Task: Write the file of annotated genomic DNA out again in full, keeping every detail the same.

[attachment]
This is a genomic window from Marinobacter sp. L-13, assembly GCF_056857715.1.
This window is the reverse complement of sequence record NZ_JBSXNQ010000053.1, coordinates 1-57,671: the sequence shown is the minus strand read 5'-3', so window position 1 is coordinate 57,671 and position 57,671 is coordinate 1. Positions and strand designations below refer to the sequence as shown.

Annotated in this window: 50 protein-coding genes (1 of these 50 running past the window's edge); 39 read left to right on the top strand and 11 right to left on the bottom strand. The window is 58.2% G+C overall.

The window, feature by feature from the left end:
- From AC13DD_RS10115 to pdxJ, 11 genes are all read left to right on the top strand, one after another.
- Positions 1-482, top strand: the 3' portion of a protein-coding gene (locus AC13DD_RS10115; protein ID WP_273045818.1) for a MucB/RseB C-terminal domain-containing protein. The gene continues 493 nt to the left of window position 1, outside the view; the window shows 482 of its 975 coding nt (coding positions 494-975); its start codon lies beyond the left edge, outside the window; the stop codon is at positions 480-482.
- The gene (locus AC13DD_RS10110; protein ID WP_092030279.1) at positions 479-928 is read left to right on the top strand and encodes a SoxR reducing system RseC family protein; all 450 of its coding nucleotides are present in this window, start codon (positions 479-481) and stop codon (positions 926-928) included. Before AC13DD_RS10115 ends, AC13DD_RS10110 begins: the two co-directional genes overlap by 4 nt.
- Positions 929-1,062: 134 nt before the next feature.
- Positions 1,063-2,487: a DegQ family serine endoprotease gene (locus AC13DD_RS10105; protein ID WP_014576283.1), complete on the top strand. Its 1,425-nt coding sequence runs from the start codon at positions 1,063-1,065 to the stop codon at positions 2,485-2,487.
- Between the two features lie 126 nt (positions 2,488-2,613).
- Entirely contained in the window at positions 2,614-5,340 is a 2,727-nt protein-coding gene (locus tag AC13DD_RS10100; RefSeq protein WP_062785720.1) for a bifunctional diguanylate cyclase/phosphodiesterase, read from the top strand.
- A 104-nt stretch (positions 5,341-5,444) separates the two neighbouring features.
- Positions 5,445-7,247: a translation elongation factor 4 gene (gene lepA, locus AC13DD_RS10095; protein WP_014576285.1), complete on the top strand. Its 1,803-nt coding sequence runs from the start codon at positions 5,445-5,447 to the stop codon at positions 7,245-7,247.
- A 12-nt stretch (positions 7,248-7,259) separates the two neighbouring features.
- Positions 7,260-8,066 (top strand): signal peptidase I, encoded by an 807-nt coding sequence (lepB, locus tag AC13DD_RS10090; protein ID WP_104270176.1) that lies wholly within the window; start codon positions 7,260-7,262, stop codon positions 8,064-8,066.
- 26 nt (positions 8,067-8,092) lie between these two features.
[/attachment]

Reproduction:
This is a genomic window from Marinobacter sp. L-13, assembly GCF_056857715.1.
This window is the reverse complement of sequence record NZ_JBSXNQ010000053.1, coordinates 1-57,671: the sequence shown is the minus strand read 5'-3', so window position 1 is coordinate 57,671 and position 57,671 is coordinate 1. Positions and strand designations below refer to the sequence as shown.

Annotated in this window: 50 protein-coding genes (1 of these 50 running past the window's edge); 39 read left to right on the top strand and 11 right to left on the bottom strand. The window is 58.2% G+C overall.

The window, feature by feature from the left end:
- From AC13DD_RS10115 to pdxJ, 11 genes are all read left to right on the top strand, one after another.
- Positions 1-482, top strand: the 3' portion of a protein-coding gene (locus AC13DD_RS10115; protein ID WP_273045818.1) for a MucB/RseB C-terminal domain-containing protein. The gene continues 493 nt to the left of window position 1, outside the view; the window shows 482 of its 975 coding nt (coding positions 494-975); its start codon lies beyond the left edge, outside the window; the stop codon is at positions 480-482.
- The gene (locus AC13DD_RS10110; protein ID WP_092030279.1) at positions 479-928 is read left to right on the top strand and encodes a SoxR reducing system RseC family protein; all 450 of its coding nucleotides are present in this window, start codon (positions 479-481) and stop codon (positions 926-928) included. Before AC13DD_RS10115 ends, AC13DD_RS10110 begins: the two co-directional genes overlap by 4 nt.
- Positions 929-1,062: 134 nt before the next feature.
- Positions 1,063-2,487: a DegQ family serine endoprotease gene (locus AC13DD_RS10105; protein ID WP_014576283.1), complete on the top strand. Its 1,425-nt coding sequence runs from the start codon at positions 1,063-1,065 to the stop codon at positions 2,485-2,487.
- Between the two features lie 126 nt (positions 2,488-2,613).
- Entirely contained in the window at positions 2,614-5,340 is a 2,727-nt protein-coding gene (locus tag AC13DD_RS10100; RefSeq protein WP_062785720.1) for a bifunctional diguanylate cyclase/phosphodiesterase, read from the top strand.
- A 104-nt stretch (positions 5,341-5,444) separates the two neighbouring features.
- Positions 5,445-7,247: a translation elongation factor 4 gene (gene lepA, locus AC13DD_RS10095; protein WP_014576285.1), complete on the top strand. Its 1,803-nt coding sequence runs from the start codon at positions 5,445-5,447 to the stop codon at positions 7,245-7,247.
- A 12-nt stretch (positions 7,248-7,259) separates the two neighbouring features.
- Positions 7,260-8,066 (top strand): signal peptidase I, encoded by an 807-nt coding sequence (lepB, locus tag AC13DD_RS10090; protein ID WP_104270176.1) that lies wholly within the window; start codon positions 7,260-7,262, stop codon positions 8,064-8,066.
- 26 nt (positions 8,067-8,092) lie between these two features.